This limiter can be obtained by an appropriate choice of the values of the electronics causing the saturation of an amplifier stage. It is pointed out that the circuit of FIG. 4 includes a tachogenerator 66, whose action has not yet been described. It is in fact a circuit which is well known in the art under the name "tachymetric negative feedback", whose object is to improve the performance of the system. For simplification reasons, this generator does not appear in FIG. 1, but there is nothing to prevent it being added to the end of the motor. In the same way, for the slave part, it would be possible to add a speed negative feedback for improving the performance.

At 62 the circuit comprises a force transducer on the movement, which is a good solution. It would also be possible to make do with a pressure transducer on the hydraulic actuator. However, the performance of the system would then be slightly inferior, due to the friction of the jack or the hydraulic motor.

The force ratio between the master arm and the slave arm can be electronically regulated to a random value differing from the ratio of the maximum forces chosen for the master arm or the slave arm.

For each of the movements of master arm 52, the actuator 10 according to the invention makes it possible to ensure both the control of the displacement of the slave arm and to ensure a force return from the latter to the master arm.

Obviously the invention is not limited to this application and can be used in a general manner for any movement control in robotics.

Thus, the actuator according to the invention can also be used on a slave arm. In this case, the actuator according to the invention is substituted for each of the means 58 of FIG. 3. The force applied to the slave arm is detected by potentiometer 50 and compared with the force applied to the master arm for controlling the motor 16 of the corresponding actuator mounted on the master arm. Such an application in particular makes it possible to realize master-slave remote manipulators not having the disadvantages of the prior art cable or belt-operated manipulators.

Finally, a master arm like arm 52 equipped with actuators according to the invention could also advantageously be used for controlling a so-called heavy slave arm. It is known that this type of slave arm, which is able to handle very heavy loads, is at present controlled from a pushbutton control box and has no position or force return. In this case, potentiometers are added to the existing slave arm, which make it possible to detect the movements thereof and a bilateral position/position servocontrol is performed by comparing the position of the slave arm with that of the master arm for controlling the displacement of the slave arm. More specifically, for each of the movements, the actuator according to the invention corresponding to this movement is actuated, which has the effect of twisting the corresponding torsion bar. The force measured in this way at potentiometer 50 is directly transmitted to motor 16, which thus follows the forces exerted by the operator. The resulting displacement of the master arm is measured by potentiometer 48. It is compared with the corresponding position of the salve arm indicated by the corresponding potentiometer. The resulting signal is used for controlling the motor of the slave arm in order to displace the latter in the same way as the master arm.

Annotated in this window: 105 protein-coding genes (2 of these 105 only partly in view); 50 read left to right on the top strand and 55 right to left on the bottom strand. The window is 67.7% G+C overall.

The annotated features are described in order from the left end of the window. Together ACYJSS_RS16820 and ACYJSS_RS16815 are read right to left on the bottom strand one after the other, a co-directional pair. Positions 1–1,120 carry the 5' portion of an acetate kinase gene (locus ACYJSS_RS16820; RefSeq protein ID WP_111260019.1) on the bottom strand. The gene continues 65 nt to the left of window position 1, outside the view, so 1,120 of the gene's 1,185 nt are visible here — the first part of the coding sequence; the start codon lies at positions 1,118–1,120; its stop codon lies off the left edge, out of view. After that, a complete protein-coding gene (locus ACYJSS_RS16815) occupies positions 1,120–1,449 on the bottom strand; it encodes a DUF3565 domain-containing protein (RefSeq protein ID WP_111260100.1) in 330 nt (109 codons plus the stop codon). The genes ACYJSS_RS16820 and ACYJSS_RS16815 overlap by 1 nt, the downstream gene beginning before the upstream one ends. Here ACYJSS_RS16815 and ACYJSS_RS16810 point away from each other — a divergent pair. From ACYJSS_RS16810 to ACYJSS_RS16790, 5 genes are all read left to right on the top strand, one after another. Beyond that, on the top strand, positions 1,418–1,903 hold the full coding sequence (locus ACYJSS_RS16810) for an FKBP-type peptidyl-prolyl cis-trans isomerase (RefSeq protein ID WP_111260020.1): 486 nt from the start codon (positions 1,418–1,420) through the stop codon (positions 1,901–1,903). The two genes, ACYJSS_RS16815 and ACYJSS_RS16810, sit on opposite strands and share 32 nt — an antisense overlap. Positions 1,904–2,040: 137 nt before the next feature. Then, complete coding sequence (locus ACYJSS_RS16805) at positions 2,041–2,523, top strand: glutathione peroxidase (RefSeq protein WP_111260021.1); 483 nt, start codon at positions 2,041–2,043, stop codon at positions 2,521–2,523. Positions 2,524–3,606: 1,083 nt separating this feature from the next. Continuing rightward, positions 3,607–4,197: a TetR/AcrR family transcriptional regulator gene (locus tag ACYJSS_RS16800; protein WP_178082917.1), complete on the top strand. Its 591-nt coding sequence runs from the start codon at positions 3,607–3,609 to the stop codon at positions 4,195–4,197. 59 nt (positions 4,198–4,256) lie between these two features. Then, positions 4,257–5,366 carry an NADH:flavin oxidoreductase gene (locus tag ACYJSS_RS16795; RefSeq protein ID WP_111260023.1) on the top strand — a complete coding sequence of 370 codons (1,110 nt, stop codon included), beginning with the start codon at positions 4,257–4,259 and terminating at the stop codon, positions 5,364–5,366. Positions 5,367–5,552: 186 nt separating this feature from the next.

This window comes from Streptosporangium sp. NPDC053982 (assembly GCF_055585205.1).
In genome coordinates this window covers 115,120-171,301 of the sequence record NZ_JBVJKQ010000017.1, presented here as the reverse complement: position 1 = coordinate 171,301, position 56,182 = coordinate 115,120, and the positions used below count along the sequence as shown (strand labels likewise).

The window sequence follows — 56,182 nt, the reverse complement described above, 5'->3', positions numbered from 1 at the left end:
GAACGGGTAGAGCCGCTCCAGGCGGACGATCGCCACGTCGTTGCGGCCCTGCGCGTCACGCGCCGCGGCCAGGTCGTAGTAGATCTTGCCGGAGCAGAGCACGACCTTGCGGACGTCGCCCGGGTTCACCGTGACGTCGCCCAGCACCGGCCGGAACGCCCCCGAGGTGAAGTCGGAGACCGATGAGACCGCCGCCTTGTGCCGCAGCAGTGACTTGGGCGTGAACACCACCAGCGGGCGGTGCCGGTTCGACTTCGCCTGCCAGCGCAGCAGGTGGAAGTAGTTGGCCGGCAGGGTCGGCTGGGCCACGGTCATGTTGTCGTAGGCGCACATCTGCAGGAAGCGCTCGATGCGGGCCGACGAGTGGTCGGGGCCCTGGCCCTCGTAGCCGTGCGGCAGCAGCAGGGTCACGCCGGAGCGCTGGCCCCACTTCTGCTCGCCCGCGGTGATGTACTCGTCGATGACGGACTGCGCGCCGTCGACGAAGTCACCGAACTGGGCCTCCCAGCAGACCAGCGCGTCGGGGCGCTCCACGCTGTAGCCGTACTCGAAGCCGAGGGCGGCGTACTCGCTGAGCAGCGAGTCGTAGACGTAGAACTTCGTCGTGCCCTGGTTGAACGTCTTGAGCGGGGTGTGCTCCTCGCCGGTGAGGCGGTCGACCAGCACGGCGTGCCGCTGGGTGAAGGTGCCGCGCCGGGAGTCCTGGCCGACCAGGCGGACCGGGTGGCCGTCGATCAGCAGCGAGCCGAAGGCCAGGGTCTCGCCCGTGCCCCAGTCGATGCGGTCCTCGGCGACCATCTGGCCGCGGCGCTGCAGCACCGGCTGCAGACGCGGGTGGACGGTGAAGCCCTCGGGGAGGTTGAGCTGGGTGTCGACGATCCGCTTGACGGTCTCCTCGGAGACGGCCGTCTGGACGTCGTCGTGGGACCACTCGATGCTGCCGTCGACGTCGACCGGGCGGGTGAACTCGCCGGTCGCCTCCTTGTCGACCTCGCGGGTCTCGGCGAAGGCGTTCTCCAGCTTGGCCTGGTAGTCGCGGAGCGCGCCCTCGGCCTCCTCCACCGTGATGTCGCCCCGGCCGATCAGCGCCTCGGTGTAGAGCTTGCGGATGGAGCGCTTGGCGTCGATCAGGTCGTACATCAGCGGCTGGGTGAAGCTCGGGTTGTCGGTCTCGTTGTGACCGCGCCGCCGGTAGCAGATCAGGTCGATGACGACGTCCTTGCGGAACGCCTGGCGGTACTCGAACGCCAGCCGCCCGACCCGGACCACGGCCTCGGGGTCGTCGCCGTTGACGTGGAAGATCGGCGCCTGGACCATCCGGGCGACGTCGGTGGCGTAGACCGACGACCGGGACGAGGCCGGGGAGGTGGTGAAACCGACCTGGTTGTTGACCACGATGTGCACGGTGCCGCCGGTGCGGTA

Bearing in mind the slowness of the displacement of the slave arm, there can be a displacement between the master arm, whose displacement speed is not limited, and the slave arm. Due to the bilateral position/position servocontrol system, this displacement can be compensated by a rearward return of the master arm on the release thereof.

In the case of this use, the value of limiter 72 is reduced in order to ease the action of the operator. In fact this is not a true force return, because no force detection takes place at the slave arm.

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Referenced by
Citing PatentFiling datePublication dateApplicantTitle
US20130011220 *Dec 20, 2011Jan 10, 2013Raytheon CompanySystem and Method For Controlling A Teleoperated Robotic Agile Lift System
US20140137686 *Nov 18, 2013May 22, 2014Kabushiki Kaisha Yaskawa DenkiRobot
Classifications
U.S. Classification318/632, 318/675
International ClassificationB25J3/04, H02K7/10, B25J9/10, B25J9/12, H02K41/06, B25J13/08
Cooperative ClassificationB25J3/04, B25J13/08, B25J9/126, B25J9/1025
European ClassificationB25J9/10B2, B25J13/08, B25J9/12R, B25J3/04
Legal Events
DateCodeEventDescription
Jul 3, 1997FPAYFee payment
Year of fee payment: 12
Jul 16, 1993FPAYFee payment
Year of fee payment: 8
Jun 29, 1989FPAYFee payment
Year of fee payment: 4
Mar 2, 1983ASAssignment
Owner name: LA CALHENE, SOCIETE ANONYME; 5, RUE EMILE ZOLA, 95
Free format text: ASSIGNMENT OF ASSIGNORS INTEREST.;ASSIGNORS:LEPISSIER, JEAN-JACQUES;FRANCOIS, DANIEL;MERCEY, GILLES;REEL/FRAME:004098/0864
Effective date: 19830201